06/17/2024, 20.42
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For Aung San Suu Kyi's son, no one is free in Myanmar until everyone is free

by Alessandra De Poli

Kim Aris, 47, has accepted on his mother’s behalf the honorary citizenship awarded to her by the town of Abbiategrasso (Italy). Her family does not know where the 79-year-old is being detained nor her health conditions. According to her son, the international community did not understand Aung San Suu Kyi's actions with the Rohingya.

Abbiategrasso (AsiaNews) – Aung San Suu Kyi, Nobel Peace Prize laureate and former State Counsellor of Myanmar, will turn 79 on Wednesday. But for her, this will be yet another birthday in prison. After spending a quarter of her life under house arrest for her commitment to democracy against the military regime, she was jailed again in 2021 following Myanmar’s latest coup, which sparked a civil war.

Since then, the military junta has been fighting a resistance movement made up of ethnic militias and other paramilitary groups.

No one knows Aung San Suu Kyi's current whereabouts, not even her sons, Alexander and Kim Aris, who grew up and still live in the United Kingdom. Suu Kyi studied in the European country where she met her future husband, Michael Aris, before returning to Myanmar in 1988 to join peaceful protests against the military dictatorship. Once detained, her husband was only able to visit her five times before he died of cancer in 1999.

Their youngest son, Kim, now 47, was in Abbiategrasso, near Milan, to receive the honorary citizenship bestowed upon her mother. In 1991, when she was awarded the Nobel Prize, Alexander, then 18, accompanied by Kim, who was only 14 years old, accepted the award on her behalf.

Abbiategrasso Mayor Cesare Nai led the ceremony, which saw the participation of some  prominent figures, like Italian MP Umberto Maerna, Lombardy region Councillor Andrea Sala, former Italian MP and friend of Aung San Suu Kyi Albertina Soliani, former Italian ambassador to Myanmar Alessandra Schiavo (who was in Yangon when the coup took place), Milan-based PIME Centre director Father Gianni Criveller, Superior General of the Sisters of Reparation Mother Valentina Pozzi, Abbiategrasso Avis[*] chairman Salvatore Restuccia, and Claudio Tirelli, President of the "Obiettivo sul Mondo"[†] association, which promoted the meeting.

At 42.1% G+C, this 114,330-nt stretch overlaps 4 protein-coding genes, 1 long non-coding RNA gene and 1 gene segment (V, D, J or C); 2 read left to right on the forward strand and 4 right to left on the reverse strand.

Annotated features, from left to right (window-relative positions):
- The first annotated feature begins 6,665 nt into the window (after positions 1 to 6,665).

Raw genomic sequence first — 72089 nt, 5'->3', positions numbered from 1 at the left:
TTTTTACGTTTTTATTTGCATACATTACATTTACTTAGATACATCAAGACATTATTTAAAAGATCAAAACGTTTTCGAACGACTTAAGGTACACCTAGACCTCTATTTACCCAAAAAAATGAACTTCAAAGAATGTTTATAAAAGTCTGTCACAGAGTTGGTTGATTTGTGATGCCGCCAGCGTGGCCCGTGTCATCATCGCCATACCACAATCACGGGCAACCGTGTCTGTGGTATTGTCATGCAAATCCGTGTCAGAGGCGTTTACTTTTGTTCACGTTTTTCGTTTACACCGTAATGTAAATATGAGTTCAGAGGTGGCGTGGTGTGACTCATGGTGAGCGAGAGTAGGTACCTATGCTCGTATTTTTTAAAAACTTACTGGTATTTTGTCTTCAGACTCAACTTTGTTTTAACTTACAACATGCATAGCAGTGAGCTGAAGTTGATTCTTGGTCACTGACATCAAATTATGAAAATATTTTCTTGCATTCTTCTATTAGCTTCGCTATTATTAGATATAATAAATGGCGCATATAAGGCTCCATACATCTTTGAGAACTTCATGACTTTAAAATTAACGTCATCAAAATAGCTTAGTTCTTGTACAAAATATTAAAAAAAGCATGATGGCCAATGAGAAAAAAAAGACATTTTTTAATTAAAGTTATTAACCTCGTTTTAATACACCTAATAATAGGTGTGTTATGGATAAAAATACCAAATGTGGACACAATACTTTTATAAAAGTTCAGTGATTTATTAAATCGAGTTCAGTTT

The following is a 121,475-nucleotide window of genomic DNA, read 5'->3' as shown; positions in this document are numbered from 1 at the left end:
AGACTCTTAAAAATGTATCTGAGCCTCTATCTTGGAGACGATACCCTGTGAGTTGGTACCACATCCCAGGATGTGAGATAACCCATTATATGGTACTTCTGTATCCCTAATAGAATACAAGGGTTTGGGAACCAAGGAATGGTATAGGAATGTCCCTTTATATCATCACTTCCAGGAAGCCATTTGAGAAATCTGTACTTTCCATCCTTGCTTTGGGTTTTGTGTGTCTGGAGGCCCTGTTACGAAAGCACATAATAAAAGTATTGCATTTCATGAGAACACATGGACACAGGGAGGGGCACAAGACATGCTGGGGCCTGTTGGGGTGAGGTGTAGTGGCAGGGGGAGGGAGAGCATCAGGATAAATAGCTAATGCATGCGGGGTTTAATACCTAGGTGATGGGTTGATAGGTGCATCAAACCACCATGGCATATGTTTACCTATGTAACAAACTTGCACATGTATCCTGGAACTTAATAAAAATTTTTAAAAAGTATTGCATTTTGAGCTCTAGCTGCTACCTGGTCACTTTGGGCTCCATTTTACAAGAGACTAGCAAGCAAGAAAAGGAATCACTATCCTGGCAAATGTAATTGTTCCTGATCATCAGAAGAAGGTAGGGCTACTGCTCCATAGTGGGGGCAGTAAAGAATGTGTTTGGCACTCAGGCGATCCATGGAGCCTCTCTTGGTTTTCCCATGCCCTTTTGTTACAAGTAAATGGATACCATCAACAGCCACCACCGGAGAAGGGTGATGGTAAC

Kim Aris is confident that violence will end in Myanmar and the military will be defeated. The only possible outcome for the Southeast Asian country is the Burmese way of peace, whereby factors that threaten peace are removed, namely discrimination, inequality, and poverty. For him, no one is free until everyone is free.

Expressing concern over the health of his "maymay", the Burmese term for mother, he called for her release. "I spoke to her not long before the coup, so just over three and a half years ago,” he told AsiaNews. But "since then, I have only had one communication from her, one letter," he explained.

"It was great to receive the letter. It was the first real indication that I have had that she was still alive. There is no news coming out about where she is or how she is or anything like that.

“But last year, it was around about this time actually, we heard that she was very unwell, that she was suffering from tooth problems, that she was dizzy, sick. At that point, the military allowed me to send a care package, along with a letter. And then I received a reply in the beginning of this year.” Still, “Not even her lawyers are allowed to see her," Aris noted.

He dismissed claims that she was under house arrest. "We suspect that she is still in prison in Naypyidaw.” In fact, “She’s got a house in Yangon, but they are trying to sell it.” Hence, it would be absurd to think that she was moved there. "There may have been a point when she was moved out and then back in, but there's nothing, no independent verification."

Kim and Alexander, like their father before them, were stripped of their Myanmar citizenship. Nevertheless, he has “been going back and forth over the years.